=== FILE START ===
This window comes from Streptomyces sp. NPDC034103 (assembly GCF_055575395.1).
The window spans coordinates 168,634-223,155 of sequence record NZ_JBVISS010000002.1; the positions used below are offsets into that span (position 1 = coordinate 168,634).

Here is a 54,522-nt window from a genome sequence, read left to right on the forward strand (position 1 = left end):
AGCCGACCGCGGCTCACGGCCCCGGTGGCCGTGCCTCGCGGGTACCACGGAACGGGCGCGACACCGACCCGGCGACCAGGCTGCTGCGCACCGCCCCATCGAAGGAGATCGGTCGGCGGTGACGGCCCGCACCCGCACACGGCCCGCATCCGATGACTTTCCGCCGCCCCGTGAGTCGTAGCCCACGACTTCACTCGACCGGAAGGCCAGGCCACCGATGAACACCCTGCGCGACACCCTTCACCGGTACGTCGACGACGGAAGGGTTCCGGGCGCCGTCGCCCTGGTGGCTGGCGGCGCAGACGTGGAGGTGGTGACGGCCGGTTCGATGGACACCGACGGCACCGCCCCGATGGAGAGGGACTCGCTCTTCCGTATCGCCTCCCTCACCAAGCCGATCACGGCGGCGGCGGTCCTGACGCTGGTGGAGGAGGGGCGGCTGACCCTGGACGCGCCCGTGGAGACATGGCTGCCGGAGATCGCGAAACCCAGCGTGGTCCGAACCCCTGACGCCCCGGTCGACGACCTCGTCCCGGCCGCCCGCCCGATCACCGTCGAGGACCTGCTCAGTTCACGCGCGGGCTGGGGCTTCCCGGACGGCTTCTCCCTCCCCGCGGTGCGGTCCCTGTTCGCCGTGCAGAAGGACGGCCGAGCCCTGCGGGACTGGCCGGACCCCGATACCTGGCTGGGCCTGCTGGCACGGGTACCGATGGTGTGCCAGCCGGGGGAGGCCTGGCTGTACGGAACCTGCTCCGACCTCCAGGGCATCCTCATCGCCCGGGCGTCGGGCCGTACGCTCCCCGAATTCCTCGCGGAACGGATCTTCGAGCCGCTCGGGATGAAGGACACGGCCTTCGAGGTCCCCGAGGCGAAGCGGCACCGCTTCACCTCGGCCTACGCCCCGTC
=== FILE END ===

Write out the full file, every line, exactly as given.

This window comes from Streptomyces sp. NPDC034103 (assembly GCF_055575395.1).
The window spans coordinates 168,634-223,155 of sequence record NZ_JBVISS010000002.1; the positions used below are offsets into that span (position 1 = coordinate 168,634).

Here is a 54,522-nt window from a genome sequence, read left to right on the forward strand (position 1 = left end):
AGCCGACCGCGGCTCACGGCCCCGGTGGCCGTGCCTCGCGGGTACCACGGAACGGGCGCGACACCGACCCGGCGACCAGGCTGCTGCGCACCGCCCCATCGAAGGAGATCGGTCGGCGGTGACGGCCCGCACCCGCACACGGCCCGCATCCGATGACTTTCCGCCGCCCCGTGAGTCGTAGCCCACGACTTCACTCGACCGGAAGGCCAGGCCACCGATGAACACCCTGCGCGACACCCTTCACCGGTACGTCGACGACGGAAGGGTTCCGGGCGCCGTCGCCCTGGTGGCTGGCGGCGCAGACGTGGAGGTGGTGACGGCCGGTTCGATGGACACCGACGGCACCGCCCCGATGGAGAGGGACTCGCTCTTCCGTATCGCCTCCCTCACCAAGCCGATCACGGCGGCGGCGGTCCTGACGCTGGTGGAGGAGGGGCGGCTGACCCTGGACGCGCCCGTGGAGACATGGCTGCCGGAGATCGCGAAACCCAGCGTGGTCCGAACCCCTGACGCCCCGGTCGACGACCTCGTCCCGGCCGCCCGCCCGATCACCGTCGAGGACCTGCTCAGTTCACGCGCGGGCTGGGGCTTCCCGGACGGCTTCTCCCTCCCCGCGGTGCGGTCCCTGTTCGCCGTGCAGAAGGACGGCCGAGCCCTGCGGGACTGGCCGGACCCCGATACCTGGCTGGGCCTGCTGGCACGGGTACCGATGGTGTGCCAGCCGGGGGAGGCCTGGCTGTACGGAACCTGCTCCGACCTCCAGGGCATCCTCATCGCCCGGGCGTCGGGCCGTACGCTCCCCGAATTCCTCGCGGAACGGATCTTCGAGCCGCTCGGGATGAAGGACACGGCCTTCGAGGTCCCCGAGGCGAAGCGGCACCGCTTCACCTCGGCCTACGCCCCGTC